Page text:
The Voice Of The Earth
Book Rreview By David Sparenberg
11 December, 2009
THE VOICE OF THE EARTH, A Exploration of Ecopsychology by Theodore Roszak, Phanes Press, paperback, 337 pp, $19.95 usd – review by David Sparenberg
Theodore Roszak’s THE VOICE OF THE EARTH is a big book. Big not only in actual volume, chapter to chapter, page by page, but big in scope and containing a largess, as in abundant wealth; for THE VOICE is rich in perspective and reflective depth.
Professor Roszak’s work comes at the onset with a foretelling recommendation from Nobel Prize recipient and former US Vice President Al Gore, who writes: “Powerful, compelling, extraordinary… We need urgently to heal our relationship with our life-giving planet and feel the intimate connection with nature Roszak so beautifully describes.” I second this evaluation, placing emphasis on the term “extraordinary. Considering other writings; from Metzer’s GREEN PSYCHOLOGY and John Hays’ IN DEFENSE OF NATURE, to Shephard’s NATURE AND MADNESS and Andy Fisher’s RADICAL ECOPSYCHOLOGY; Roszak’s book stands out even from such important contributions in the field of eco-consciousness and the new science of ecopsychology. Our author is never content with the dispensation of information alone, howsoever insightful, but he continuously relates readers to the mandala-universe (Gary Synder) or dynamic gestalt of the Earth as a living system through establishing relationships of contemplation and inter-connective experience. Due to this interconnecting process, beyond all else, THE VOICE is a vital addition toward establishing what Deep Ecology founder Arne Ness called upon future generations to awaken within and live by, namely “an emotional philosophy” of the biotic plenum of our miraculously metamorphic and evolutionary Earth.
Part One of THE VOICE OF THE EARTH Roszak labels Psychology and it runs through such topics as The Boundaries of the Ego and Psyche and the Biosphere, to The Sacramental Real and Ecological Madness. On page 90 one reads the following: “Long before modern biology formulated its theories about the descent of man, traditional therapies were instinctively drawing upon an evolutionary priority older than family and society, rooted in the foundations of life itself: the claim of the nurturing planet upon our loyalty. Where our society tries to gain security by domination and conquest, tribal societies have relied on trust, expecting their loyalty to be fairly requited. Whether we, in the long run, will prove to be the more justified in our expectations than they have been in there is yet to be seen. If our greedy and heedless industrial culture should meet the bad end some ecologists predict, then our choice will have been a foolish one that brought us neither peace of mind nor long term prosperity.”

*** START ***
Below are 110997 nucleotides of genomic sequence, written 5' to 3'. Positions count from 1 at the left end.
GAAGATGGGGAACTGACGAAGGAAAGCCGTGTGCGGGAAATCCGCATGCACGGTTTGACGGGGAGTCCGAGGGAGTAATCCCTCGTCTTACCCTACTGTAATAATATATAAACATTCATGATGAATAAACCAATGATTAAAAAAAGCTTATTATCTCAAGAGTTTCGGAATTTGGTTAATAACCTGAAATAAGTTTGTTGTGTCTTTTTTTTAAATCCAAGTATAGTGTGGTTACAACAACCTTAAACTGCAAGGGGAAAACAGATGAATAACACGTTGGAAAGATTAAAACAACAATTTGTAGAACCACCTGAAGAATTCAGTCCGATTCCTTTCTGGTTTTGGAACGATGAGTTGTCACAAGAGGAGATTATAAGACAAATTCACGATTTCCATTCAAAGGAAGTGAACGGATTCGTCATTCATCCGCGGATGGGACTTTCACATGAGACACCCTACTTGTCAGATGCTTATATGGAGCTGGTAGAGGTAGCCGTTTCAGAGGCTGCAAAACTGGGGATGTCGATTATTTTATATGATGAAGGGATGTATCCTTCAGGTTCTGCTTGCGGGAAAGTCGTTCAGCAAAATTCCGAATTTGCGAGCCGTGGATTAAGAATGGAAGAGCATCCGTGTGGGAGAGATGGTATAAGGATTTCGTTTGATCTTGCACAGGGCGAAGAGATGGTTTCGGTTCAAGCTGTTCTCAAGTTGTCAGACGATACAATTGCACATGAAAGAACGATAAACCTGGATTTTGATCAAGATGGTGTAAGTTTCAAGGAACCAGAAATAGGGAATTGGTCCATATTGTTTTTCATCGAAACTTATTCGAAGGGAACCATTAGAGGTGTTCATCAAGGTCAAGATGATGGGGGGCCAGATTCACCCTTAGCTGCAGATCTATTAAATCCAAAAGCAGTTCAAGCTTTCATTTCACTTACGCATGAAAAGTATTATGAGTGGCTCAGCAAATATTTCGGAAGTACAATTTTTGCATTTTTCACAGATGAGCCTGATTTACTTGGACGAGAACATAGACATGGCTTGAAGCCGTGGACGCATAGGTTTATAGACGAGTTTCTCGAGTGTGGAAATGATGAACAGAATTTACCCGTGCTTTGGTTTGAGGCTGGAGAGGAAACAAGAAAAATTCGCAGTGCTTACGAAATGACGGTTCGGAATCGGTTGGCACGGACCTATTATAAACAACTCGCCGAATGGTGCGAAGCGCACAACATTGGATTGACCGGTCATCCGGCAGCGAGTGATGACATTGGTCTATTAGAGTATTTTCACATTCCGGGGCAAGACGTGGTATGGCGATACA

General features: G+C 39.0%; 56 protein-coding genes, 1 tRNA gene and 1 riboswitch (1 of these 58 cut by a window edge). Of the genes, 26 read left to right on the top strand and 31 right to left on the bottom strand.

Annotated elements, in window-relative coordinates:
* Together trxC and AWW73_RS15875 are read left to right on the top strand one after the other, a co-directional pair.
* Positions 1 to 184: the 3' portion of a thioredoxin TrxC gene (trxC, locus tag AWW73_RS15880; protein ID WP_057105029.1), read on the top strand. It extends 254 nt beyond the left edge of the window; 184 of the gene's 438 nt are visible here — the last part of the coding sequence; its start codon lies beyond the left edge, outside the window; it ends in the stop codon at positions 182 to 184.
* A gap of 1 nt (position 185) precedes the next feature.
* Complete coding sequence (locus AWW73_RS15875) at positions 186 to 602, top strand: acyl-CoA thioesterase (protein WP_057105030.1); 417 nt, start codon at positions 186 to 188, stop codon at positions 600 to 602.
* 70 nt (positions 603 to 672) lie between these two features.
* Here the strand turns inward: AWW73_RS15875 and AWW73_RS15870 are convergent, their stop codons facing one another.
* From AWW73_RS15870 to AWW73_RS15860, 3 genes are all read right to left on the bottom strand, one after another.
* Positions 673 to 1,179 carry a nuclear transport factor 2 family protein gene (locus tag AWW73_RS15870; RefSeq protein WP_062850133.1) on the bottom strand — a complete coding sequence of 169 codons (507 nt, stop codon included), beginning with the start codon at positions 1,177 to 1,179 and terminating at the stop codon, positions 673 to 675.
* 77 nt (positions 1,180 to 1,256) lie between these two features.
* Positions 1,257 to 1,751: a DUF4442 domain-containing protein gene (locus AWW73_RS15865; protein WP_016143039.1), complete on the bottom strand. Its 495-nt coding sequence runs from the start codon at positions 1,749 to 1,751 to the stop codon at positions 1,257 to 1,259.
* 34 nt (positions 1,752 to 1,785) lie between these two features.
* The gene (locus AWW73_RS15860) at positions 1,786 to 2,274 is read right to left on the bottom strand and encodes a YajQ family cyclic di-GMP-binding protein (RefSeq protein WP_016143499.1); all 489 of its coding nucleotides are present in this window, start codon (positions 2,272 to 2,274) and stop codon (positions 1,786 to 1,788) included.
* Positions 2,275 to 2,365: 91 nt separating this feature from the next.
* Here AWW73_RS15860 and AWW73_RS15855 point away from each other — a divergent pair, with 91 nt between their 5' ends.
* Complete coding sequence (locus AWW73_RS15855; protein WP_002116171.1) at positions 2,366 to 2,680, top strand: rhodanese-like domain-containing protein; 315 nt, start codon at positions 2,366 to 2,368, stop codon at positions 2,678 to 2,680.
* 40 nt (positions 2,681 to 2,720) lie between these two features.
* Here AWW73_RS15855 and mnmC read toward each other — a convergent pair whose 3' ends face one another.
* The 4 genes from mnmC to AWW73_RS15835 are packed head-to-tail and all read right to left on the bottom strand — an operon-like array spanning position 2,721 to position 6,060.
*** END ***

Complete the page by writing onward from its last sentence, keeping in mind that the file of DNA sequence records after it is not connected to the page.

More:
Roszak names Part Two Cosmology and leads us through chapters and subtopics which include Anima Mundi, The Alchemical Mistress, Deep Systems and Imigo Mundi. On page 137 there is this: “Myths like the anima mundi never die. They have the immortality of the phoenix. Reduced to ashes, they undergo miraculous transformations, returning to life with their essence intact. They might be described as a sort of ethereal gene passed from mind to mind across the centuries, mingling along the way, as all genetic traits do, with other cultural strains and intellectual mutations. Some myths have sufficient vitality to transcend the boundaries of history and ethnicity, finally to become the common property of the human family. These are perhaps what Jung called archetypes, the ageless furniture of the collective unconscious.
“In the case of the anima mundi, we may be dealing with one of the oldest experiences of mankind, the spontaneous sense of dread and wonder primitive humans once felt in the presence of the Earth’s majestic power. When we were no more than the first few representatives of a timid, scurrying new species in the world, these early humans must have greeted the immense creativity of nature with an awe that has since been lost to all but the poetic minority among us in the modern world. The Earth does go so powerfully and completely about her work, bringing forth the crops, ushering in the seasons, nurturing the many species that find their home in her vast body. She can, of course, also be a menacing giant: that too is remembered in myth and folklore. Many of the oldest rituals are acts of propitiation offered to a sometimes fierce and punishing divinity, an Earth who can be an angry mother as well as a beautiful one.”